Jonathan Tobin comments on the hype surrounding Ted Cruz, and makes an important error:

It should also be pointed out that unlike Rubio and most of the other major GOP contenders, Cruz’s stands on foreign and defense issues have been closer to that of isolationist Rand Paul than the Republican mainstream.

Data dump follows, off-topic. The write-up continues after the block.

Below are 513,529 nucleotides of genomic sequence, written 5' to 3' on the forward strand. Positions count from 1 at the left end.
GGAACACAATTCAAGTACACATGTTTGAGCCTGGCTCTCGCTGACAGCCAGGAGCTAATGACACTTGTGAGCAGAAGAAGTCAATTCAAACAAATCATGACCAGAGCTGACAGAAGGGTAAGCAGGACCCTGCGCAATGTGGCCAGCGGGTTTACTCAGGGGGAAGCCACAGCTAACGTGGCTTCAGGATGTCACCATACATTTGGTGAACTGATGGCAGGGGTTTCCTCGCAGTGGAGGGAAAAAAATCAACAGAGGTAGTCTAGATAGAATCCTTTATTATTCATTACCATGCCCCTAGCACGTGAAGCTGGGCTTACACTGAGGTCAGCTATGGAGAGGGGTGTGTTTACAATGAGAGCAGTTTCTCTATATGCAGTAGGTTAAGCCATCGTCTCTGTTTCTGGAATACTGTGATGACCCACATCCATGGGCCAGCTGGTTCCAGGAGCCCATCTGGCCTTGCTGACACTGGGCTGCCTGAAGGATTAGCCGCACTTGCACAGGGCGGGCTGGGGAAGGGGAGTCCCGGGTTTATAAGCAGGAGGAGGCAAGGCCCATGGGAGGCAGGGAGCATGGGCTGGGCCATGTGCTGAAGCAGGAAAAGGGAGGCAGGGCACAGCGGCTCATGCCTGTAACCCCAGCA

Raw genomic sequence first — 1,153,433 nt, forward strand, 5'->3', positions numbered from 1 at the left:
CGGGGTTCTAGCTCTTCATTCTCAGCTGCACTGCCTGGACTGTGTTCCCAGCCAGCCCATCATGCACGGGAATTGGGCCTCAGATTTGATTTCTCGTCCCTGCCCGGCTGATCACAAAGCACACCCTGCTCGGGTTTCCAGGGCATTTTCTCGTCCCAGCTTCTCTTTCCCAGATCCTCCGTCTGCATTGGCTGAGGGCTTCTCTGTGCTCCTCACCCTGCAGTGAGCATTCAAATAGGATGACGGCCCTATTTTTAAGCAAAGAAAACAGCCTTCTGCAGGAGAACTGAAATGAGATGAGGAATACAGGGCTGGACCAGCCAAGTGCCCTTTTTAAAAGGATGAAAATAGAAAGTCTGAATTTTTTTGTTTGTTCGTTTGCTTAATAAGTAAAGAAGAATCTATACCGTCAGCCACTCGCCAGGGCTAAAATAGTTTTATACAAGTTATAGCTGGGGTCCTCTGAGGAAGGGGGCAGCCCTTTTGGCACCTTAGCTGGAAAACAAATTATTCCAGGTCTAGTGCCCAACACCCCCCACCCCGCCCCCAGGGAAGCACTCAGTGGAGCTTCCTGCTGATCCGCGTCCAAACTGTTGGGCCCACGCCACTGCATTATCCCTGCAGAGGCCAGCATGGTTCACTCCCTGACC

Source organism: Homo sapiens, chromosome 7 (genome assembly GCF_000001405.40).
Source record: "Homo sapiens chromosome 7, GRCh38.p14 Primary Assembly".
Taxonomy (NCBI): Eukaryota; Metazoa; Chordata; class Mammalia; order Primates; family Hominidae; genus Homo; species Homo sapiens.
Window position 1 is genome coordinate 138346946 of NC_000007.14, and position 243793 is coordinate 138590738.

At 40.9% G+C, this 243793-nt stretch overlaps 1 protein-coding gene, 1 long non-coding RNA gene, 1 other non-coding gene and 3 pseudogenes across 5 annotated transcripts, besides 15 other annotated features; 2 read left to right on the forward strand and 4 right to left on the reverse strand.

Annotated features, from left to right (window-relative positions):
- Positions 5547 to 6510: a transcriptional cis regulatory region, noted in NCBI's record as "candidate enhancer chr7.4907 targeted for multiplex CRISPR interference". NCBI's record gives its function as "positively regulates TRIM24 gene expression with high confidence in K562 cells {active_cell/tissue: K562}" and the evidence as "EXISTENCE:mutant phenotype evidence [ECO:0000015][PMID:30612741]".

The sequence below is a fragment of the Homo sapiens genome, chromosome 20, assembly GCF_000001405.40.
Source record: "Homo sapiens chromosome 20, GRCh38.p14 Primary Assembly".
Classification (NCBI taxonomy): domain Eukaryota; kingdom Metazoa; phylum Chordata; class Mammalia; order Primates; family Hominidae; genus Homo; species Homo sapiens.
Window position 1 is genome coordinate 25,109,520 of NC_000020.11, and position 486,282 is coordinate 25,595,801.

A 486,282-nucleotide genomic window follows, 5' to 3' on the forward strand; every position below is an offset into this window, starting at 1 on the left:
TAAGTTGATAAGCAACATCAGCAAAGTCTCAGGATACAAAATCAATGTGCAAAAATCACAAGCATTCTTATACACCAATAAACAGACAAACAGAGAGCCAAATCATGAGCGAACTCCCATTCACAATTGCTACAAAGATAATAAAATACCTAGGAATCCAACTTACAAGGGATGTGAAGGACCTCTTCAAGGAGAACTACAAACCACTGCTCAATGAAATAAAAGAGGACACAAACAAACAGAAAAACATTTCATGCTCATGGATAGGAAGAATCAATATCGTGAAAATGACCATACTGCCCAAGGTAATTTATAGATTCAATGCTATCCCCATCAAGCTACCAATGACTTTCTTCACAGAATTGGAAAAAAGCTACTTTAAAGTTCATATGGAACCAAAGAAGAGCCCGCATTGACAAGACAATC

It should go without saying that the isolationist label is pejorative and inaccurate, as it normally is, but Tobin errs badly when he describes Cruz this way. When Cruz was running in the primary race, I compared his foreign policy views with those of his opponent Dewhurst. Unsurprisingly, I found that there were no real differences between them (to the extent that either of them said anything about the subject), which was typical of the primary contest as a whole. There weren’t meaningful disagreements on policy between the two, least of all on foreign policy issues, and Cruz’s stated views on foreign policy marked him clearly as a conventional Republican hawk. It’s true that Cruz received endorsements from Ron and Rand Paul, and it’s also true that he was the Tea Party-favored insurgent in the race against the candidate favored by most of the state party leadership, but all of this had to do with Cruz’s domestic policy views. As far as I have been able to tell, he is much less skeptical of military action against Iran than Sen. Paul. Cruz has said that he opposes long-term nation-building, and doesn’t want the U.S. to be in Afghanistan “in perpetuity,” but there are very few elected Republicans that would disagree with those positions at this point. It’s very curious and misleading to describe Cruz as being more in line with Rand Paul on foreign policy, when the evidence indicates that he would be very comfortable agreeing with most of what Rubio has said about these issues.